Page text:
Last year presented a number of growing season challenges. One of particular concern was the increase of white mold in soybeans, which affected large portions of Iowa, South Dakota, Minnesota, Wisconsin, North Dakota and the Great Lakes region. We’ve witnessed and heard about a lot of white mold damage throughout this area over the past few years, and for those with a history of white mold issues in their fields, it will likely be a problem again in 2020. Let’s take a look at the make-up of white mold and management strategies growers can implement to help prevent the disease from robbing yields this year.
What is white mold?
White mold, or sclerotinia stem rot, is a fungal pathogen that starts on soybean stems. Tissue infected with sclerotinia forms a white fungus called mycelium, which gradually turns into a dark, hardened structure referred to as sclerotia. Sclerotia is known to overwinter and can come back year after year. From sclerotia, apothecium can form, producing small mushroom-like structures on infected plants. This often occurs at the same time that flowers are present on the plant, from the R1 to R3 growth stage, especially when moderate temps and high humidity persist.
What conditions favor the development of white mold?
White mold thrives in moderate temperatures that range below 68 degrees within a 30-day window. This encourages the apothecium to grow during bloom to early pod set. Other favorable conditions include higher humidity (greater than 60 percent), wet weather and fields with a past history of white mold. Irrigation has also been known to encourage white mold, as it cools the crop canopy. If warmer temps are in the 30-day forecast (e.g., multiple days measuring 86 degrees Fahrenheit or above), irrigated acres may be susceptible to apothecium.
Other factors that promote white mold include no-till or minimum tillage fields, narrow-row spacing, higher planting populations, high manure level in soil, high nitrogen level in soil and areas of lodging. Not rotating crops and choosing a susceptible variety for your field can also play a factor in encouraging white mold growth. Also, watch for fields with increased weed pressure. Pigweed and ragweed species are hosts to white mold.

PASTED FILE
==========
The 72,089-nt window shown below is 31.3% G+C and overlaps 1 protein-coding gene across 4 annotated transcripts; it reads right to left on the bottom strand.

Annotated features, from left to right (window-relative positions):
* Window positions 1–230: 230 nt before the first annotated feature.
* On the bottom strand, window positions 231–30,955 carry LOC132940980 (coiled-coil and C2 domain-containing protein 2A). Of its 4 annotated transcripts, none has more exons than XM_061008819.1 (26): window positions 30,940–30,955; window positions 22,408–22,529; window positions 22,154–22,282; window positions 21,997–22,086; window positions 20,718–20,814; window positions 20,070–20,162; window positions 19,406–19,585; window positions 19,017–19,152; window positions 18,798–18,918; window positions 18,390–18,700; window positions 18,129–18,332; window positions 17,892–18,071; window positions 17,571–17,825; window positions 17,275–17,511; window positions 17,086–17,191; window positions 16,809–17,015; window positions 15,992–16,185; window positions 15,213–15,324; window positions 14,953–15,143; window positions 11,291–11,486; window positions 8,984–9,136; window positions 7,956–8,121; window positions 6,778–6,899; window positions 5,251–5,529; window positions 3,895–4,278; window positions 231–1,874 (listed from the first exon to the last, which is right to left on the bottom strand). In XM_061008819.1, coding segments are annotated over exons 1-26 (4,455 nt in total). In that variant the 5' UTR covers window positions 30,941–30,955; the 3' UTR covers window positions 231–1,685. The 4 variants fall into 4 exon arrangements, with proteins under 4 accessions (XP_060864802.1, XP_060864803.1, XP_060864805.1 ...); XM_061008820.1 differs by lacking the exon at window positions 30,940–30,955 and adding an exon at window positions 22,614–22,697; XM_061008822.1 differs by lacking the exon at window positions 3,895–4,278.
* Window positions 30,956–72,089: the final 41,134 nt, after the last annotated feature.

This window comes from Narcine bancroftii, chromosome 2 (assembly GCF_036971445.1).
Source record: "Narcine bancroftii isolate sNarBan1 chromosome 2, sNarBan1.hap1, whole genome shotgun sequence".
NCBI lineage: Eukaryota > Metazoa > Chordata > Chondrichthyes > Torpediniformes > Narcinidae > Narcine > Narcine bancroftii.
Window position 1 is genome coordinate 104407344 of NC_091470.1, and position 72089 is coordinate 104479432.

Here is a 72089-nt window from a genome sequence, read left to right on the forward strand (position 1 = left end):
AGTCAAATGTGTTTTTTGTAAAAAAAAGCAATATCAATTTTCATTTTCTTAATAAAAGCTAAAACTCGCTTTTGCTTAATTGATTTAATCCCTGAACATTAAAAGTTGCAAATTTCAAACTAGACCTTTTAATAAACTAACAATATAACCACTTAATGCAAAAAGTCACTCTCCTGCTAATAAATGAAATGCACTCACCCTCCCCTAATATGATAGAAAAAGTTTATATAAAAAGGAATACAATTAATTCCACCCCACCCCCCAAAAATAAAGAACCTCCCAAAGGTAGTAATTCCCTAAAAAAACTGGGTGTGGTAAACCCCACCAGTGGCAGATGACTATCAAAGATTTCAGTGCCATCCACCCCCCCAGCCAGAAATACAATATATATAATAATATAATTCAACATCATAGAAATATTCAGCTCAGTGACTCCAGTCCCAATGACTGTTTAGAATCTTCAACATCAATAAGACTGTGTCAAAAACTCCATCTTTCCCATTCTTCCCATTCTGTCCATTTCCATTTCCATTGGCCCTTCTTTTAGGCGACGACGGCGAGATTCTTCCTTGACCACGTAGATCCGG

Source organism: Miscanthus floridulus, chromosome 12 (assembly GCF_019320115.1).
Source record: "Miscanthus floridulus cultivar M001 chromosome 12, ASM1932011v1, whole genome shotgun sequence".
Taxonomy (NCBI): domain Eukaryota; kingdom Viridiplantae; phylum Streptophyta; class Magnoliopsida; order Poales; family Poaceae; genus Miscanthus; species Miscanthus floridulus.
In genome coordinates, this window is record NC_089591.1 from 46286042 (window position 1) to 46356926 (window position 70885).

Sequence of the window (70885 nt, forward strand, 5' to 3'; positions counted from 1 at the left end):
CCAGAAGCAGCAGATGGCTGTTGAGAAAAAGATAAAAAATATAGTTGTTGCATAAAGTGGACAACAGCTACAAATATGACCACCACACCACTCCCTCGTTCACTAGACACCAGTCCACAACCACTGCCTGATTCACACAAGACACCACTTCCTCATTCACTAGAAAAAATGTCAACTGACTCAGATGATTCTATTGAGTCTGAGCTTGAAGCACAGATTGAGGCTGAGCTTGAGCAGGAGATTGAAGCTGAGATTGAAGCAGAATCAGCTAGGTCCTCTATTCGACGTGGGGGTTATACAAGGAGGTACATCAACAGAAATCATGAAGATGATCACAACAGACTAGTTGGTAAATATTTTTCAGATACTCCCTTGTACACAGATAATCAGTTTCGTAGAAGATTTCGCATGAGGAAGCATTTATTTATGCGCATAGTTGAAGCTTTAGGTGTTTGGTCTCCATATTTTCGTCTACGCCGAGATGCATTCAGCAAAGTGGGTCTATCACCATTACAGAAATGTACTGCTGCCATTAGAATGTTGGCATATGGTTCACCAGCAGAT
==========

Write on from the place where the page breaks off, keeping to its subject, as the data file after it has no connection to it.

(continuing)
What are some key management strategies to combat white mold?
Growers need to consider a systematic approach and keep an open mind to combat white mold. A field-by-field approach may be necessary.
First, growers should look for soybean varieties that have good tolerance to white mold and a plant structure suitable for the environment they are planting into (e.g., no-till, narrow rows). In some instances, growers may need to switch to 30-inch rows and push back their final population to around 100,000. While studies in the North have shown around a 3 bu/acre yield advantage with 15-inch rows, narrow rows are more susceptible to white mold because there is less air movement between rows. Growers with heavy white mold pressure need to consider if the advantages of narrow rows outweigh the higher likelihood of white mold.
A bio fungicide is a parasitic fungal organism that lives and feeds off sclerotia. Bio fungicides should be incorporated into the soil approximately two inches deep for three months prior to soybean blooming. The biggest concern with using bio fungicides is if they’re economical. These products can be costly (around $35/acre) and are sometimes a multi-year commitment.
Stine XP soybean seed treatments can offer growers extra protection from white mold early in the growing season, when seed is at its most vulnerable. Our Stine XP Complete option combines fungicide with Heads Up® plant protectant. Seed treatments can help kill fungal pathogens like sclerotia that weaken a soybean plant at the very beginning of its lifecycle.
Growers interested in fungicide options for white mold should consult their local Stine agronomist or university extension office. There are a some really great new foliar fungicides available that feature multiple modes of action to help control diseases like white mold; however, it’s important to know the appropriate timing of application during the reproductive stage of the soybean plant before proceeding. Remember that fungicides need to be applied down into the canopy to be properly effective and to follow specific boom height recommendations before spraying. While fungicides are a great option for white mold in corn, not all products are labeled for use in soybeans.
When there’s a history of heavy white mold pressure, growers can also consider certain burner herbicides to burn back the canopy of the soybeans. We’ve seen some good response with this method for white mold control. While a bit riskier, if you have favorable growing conditions, this method can reduce the risk of yield loss caused by white mold.
I also recommend that growers who are concerned about white mold in their soybean fields consult the University of Wisconsin’s Sporecaster. This app was developed to assist growers in making management decisions for white mold. Their research indicates that the appearance of apothecia can be predicted using several variables, such as weather and the amount of row closure in a field. Sporecaster uses GPS coordinates to see if weather has been favorable for apothecia in a specific field, factoring in max temps, relative humidity, max wind speed and risk predictions, to name a few. Learn more here.
The most important thing you can do to prevent white mold from hitting your fields this growing season is to plan ahead. Evaluate your fields and make the necessary preparations to proactively respond to the potential threat of white mold. For more information on white mold management, contact your local Stine agronomist.